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Foreign Aid TO America: Get Yours While You Still Can!

Written by Gary North on January 18, 2012

The government knows how to make important facts really boring. Consider this:

The U.S. Census Bureau and the U.S. Bureau of Economic Analysis, through the Department of Commerce, announced today that total November exports of $177.8 billion and imports of $225.6 billion resulted in a goods and services deficit of $47.8 billion, up from $43.3 billion in October, revised. November exports were $1.5 billion less than October exports of $179.4 billion. November imports were $2.9 billion more than October imports of $222.6 billion.

Ho, hum.

On the contrary: oh, boy.

Do you see what this means? Foreign central banks — mostly Asian — are buying Treasury debt. They create money out of nothing to do this. This keeps the dollar high: more demand for dollars, which central banks use to buy dollars (raising the dollar) to buy T-bills.

This is a subsidy to Americans. We get cheaper goods from abroad.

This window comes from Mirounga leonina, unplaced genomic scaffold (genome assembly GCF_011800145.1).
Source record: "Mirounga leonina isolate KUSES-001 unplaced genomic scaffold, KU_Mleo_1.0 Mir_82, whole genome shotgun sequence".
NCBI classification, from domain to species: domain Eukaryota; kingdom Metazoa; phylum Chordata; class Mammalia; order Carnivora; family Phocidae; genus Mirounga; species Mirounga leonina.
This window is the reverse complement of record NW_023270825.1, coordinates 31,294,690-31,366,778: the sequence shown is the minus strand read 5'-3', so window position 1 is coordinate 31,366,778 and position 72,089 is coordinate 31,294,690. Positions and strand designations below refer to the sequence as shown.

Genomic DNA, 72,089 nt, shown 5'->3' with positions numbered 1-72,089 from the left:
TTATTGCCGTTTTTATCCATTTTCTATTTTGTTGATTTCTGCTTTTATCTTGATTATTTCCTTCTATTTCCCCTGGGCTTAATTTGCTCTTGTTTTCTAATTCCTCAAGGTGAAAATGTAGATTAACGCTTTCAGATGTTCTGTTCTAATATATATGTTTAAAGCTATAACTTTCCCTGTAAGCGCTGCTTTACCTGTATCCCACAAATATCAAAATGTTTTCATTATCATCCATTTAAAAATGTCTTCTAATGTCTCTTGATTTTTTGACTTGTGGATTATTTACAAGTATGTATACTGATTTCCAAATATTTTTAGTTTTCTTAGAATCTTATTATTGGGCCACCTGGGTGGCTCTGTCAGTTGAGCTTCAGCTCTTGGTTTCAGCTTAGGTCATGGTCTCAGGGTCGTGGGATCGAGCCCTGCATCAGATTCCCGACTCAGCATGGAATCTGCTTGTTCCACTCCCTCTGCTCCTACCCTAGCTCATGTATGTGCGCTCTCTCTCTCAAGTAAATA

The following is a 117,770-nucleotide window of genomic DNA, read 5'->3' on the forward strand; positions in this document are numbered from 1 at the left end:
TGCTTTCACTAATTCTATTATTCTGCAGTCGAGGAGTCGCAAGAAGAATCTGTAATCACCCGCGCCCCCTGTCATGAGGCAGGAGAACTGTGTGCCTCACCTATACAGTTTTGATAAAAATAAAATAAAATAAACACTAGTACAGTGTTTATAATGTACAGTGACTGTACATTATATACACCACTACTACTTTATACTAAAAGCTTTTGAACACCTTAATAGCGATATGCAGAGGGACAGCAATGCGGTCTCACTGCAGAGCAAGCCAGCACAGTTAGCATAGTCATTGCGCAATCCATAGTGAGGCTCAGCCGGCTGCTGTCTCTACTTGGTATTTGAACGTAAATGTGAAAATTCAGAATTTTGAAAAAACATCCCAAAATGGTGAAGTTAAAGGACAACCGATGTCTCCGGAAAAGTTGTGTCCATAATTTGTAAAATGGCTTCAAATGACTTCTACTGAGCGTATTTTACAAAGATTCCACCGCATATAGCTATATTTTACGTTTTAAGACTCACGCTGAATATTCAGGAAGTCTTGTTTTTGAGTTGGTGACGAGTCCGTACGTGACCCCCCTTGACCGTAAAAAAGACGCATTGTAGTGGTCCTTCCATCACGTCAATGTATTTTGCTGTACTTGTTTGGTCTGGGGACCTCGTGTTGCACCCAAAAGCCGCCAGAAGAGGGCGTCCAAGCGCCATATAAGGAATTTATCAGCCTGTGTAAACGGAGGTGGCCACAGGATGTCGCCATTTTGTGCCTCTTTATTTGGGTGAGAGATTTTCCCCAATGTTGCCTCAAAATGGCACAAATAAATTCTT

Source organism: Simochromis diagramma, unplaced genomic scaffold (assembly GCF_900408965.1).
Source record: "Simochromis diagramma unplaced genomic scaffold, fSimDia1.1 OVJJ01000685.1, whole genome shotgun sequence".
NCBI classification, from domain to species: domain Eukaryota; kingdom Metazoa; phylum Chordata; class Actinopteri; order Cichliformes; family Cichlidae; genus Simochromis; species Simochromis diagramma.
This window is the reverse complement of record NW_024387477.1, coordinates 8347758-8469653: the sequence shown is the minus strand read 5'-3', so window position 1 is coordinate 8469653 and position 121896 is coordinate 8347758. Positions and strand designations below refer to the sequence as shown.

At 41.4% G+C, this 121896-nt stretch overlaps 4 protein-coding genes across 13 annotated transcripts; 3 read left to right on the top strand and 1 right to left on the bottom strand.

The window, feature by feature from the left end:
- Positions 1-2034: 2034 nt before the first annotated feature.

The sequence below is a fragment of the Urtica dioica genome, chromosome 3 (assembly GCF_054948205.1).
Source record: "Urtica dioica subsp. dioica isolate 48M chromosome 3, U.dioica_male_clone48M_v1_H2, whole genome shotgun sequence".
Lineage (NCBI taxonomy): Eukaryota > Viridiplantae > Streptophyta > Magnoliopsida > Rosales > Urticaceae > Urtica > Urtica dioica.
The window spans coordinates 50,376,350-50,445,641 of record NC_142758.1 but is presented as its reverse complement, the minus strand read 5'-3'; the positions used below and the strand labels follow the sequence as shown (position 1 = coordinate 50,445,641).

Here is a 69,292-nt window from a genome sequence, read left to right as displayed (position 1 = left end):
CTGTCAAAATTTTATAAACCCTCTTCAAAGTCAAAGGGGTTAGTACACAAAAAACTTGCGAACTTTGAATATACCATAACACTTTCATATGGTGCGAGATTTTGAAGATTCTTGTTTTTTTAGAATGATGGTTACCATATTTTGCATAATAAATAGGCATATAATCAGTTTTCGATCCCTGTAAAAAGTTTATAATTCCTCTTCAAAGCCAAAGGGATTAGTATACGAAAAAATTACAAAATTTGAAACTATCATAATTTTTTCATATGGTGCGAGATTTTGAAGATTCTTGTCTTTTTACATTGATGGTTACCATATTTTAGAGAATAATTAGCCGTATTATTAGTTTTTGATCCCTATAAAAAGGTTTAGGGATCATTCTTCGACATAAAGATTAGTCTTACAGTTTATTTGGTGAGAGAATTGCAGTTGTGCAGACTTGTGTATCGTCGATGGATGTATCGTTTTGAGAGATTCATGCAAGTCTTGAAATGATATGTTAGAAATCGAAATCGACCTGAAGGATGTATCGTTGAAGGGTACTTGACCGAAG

The balance of payments is not approaching $48 billion a month. This means almost $575 billion a year. That’s foreign aid. From, not to.

This is never discussed in terms of foreign aid, but it should be. This is a subsidy to American customers. It is also a subsidy to the U.S. Treasury.

Year after year, the USA runs a huge payments deficit with foreigners, mainly foreign central banks. This is the meaning of the phrase, “reserve currency.” They hold IOUs from the U.S. government. These IOUs will never be paid off. At today’s interest rates, the Treasury is borrowing this money at almost free.

This means that Americans are being subsidized by foreign governments. We can buy goods cheap because of these subsidies.

Someday, this will end. The rest of the world will stop sending foreign aid to Washington. Import prices will rise. Exports will increase. This means that foreigners, not Americans, will buy what Americans produce. The rest of us will pay higher prices. Imported goods will be more costly, since there will be fewer of them. Domestically produced goods will also rise in price.

There are the “good old days.” If you want to get a piece of the action, buy imports. I recommend anything that helps you produce: tools of the trade.

Continue Reading on www.bea.gov

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